Beautiful Souls on the DC Metro

I plopped down on the metro letting out a sigh and pulled out my book, “Mr. Penumbra’s 24-Hour Bookstore.”  It had been a long day of work tromping around DC.  The gentleman next to me says, “I bet that’s more fun than what I’m reading.”

“What are you reading?” I inquire.

“I’m reviewing patents for the Patent Office.”

“Oh, yea? Well, this is super fun!” And I flip to the book cover and read him the title.

“Penumbra.” He says, “That’s the partial shadow of the earth on the moon during an eclipse. Umbra is the shadow of the earth that causes a lunar eclipse…well only when it’s fully covered. So penumbra must come from that.”

“Oh, really?” (I didn’t know this and quickly jog my brain for how this could be relevant to the plot – I give up, I’m clearly in to learn a lesson). He uncaps his (fountain!) pen and diagrams a lunar eclipse for me “here’s the sun, here’s the moon, here’s the earth” and tells me that many people groups a long time ago used to think “bad things” were going to happen during a lunar eclipse, when the sun hid the moon’s lights. I listen, wide-eyed and curious.  He goes on to say that in common vernacular, to eclipse someone, as in professionally or in a competition means to…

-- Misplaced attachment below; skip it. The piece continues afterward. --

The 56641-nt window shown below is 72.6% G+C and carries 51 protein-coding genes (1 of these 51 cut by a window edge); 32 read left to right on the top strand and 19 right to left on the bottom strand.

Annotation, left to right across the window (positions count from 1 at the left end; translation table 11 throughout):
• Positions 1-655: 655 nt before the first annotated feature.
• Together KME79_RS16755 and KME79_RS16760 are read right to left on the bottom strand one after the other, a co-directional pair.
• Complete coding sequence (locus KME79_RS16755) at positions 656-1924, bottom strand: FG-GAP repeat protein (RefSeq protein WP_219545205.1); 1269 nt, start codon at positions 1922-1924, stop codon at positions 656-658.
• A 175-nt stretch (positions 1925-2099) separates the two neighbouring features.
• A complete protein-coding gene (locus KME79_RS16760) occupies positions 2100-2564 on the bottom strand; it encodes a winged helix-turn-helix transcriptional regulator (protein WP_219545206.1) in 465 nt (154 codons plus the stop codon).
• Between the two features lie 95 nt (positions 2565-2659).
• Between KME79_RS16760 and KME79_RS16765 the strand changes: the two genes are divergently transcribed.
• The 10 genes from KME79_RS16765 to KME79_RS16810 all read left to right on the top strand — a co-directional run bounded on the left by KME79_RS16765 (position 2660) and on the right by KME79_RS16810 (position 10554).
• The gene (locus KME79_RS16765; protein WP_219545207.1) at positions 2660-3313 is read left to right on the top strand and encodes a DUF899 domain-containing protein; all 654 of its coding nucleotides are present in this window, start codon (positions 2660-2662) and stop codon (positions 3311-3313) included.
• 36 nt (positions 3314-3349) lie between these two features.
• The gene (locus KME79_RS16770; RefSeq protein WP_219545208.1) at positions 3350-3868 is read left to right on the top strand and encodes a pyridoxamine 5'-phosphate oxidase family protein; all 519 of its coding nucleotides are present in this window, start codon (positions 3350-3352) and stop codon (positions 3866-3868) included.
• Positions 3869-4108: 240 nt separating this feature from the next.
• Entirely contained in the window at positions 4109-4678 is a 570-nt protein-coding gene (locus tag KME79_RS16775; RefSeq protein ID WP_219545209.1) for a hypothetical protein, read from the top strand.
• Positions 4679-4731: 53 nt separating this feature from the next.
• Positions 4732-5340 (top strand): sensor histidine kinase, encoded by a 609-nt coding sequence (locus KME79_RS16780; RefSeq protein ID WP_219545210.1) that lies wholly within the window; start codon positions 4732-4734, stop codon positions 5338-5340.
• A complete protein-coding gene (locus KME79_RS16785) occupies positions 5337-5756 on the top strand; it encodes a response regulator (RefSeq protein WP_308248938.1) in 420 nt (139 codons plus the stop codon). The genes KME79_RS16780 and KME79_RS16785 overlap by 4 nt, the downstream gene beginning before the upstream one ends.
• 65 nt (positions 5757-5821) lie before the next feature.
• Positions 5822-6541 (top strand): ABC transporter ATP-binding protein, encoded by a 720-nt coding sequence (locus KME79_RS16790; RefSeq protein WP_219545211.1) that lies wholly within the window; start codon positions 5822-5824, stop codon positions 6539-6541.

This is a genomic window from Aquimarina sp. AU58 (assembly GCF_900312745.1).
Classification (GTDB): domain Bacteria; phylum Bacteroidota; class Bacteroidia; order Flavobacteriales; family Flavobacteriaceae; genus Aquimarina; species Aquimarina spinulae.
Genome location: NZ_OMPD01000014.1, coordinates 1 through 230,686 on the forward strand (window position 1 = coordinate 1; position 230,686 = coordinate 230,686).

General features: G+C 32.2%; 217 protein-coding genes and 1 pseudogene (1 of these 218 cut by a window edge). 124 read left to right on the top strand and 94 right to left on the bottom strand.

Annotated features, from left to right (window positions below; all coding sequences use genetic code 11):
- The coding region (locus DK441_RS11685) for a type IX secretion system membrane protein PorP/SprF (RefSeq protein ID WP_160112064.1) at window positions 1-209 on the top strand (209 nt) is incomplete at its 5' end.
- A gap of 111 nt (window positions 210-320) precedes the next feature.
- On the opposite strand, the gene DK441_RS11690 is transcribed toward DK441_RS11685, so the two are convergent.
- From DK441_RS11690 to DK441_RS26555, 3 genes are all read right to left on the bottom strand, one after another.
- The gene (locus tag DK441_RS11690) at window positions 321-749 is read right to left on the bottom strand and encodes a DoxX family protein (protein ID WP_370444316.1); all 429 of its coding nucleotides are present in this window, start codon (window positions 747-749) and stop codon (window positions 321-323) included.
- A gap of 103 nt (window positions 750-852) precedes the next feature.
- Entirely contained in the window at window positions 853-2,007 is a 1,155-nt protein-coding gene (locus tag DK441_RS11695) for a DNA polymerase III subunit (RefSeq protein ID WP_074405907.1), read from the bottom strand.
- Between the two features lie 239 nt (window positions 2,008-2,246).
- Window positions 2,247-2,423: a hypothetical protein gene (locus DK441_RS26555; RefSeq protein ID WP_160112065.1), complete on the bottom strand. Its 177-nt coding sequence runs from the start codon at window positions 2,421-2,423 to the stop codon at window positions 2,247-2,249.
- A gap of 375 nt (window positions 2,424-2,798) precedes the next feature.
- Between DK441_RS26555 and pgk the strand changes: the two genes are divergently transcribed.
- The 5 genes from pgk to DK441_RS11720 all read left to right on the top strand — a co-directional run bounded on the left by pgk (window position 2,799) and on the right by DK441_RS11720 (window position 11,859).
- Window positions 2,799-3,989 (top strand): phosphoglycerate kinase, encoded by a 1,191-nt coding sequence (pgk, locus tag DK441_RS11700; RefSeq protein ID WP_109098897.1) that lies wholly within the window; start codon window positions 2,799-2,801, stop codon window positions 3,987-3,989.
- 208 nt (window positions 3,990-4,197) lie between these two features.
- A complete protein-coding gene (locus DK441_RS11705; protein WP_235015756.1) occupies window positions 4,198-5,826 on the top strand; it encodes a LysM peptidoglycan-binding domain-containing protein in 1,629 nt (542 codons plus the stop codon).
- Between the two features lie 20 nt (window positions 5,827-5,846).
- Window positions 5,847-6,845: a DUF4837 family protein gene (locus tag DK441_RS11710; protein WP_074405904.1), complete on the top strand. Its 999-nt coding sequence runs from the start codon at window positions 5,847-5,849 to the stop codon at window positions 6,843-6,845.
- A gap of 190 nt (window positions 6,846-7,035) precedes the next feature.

“Surpass.” I offer.

He smiles, “Yes, surpass.”

I explain the premise of the book and he tells me that it reminds him of a movie he just saw about the enigma code and both of us cannot remember the main character’s name. “I’d look it up on my phone but I have no signal. Everything is research these days.” He sighs.

We can’t take the nagging of our brains and both pull out our phones to reveal “Alan Turing” as the code-breaker. At this point we arrive at our destination and he packs away his things, adjusts his hat, and slings on his backpack; he’s a sharp but practically dressed man.

He leans in to me and points at the screen of my phone, “Close all those extra windows, they slow your smart device down.”

I chuckle at the thought of getting smart phone advice from a man old enough to be my grandfather.  As we part ways, he shifts his gaze up from the ground and says, “I’m Adam.”

I stop right outside the train car with pedestrian traffic racing around me, “Adam, it’s a pleasure to meet you. I’m Sally,” I say and shake his hand.

He dawns an ear to ear grin and we part ways, I have a skip in my step for having shared a beautiful moment with a beautiful soul.

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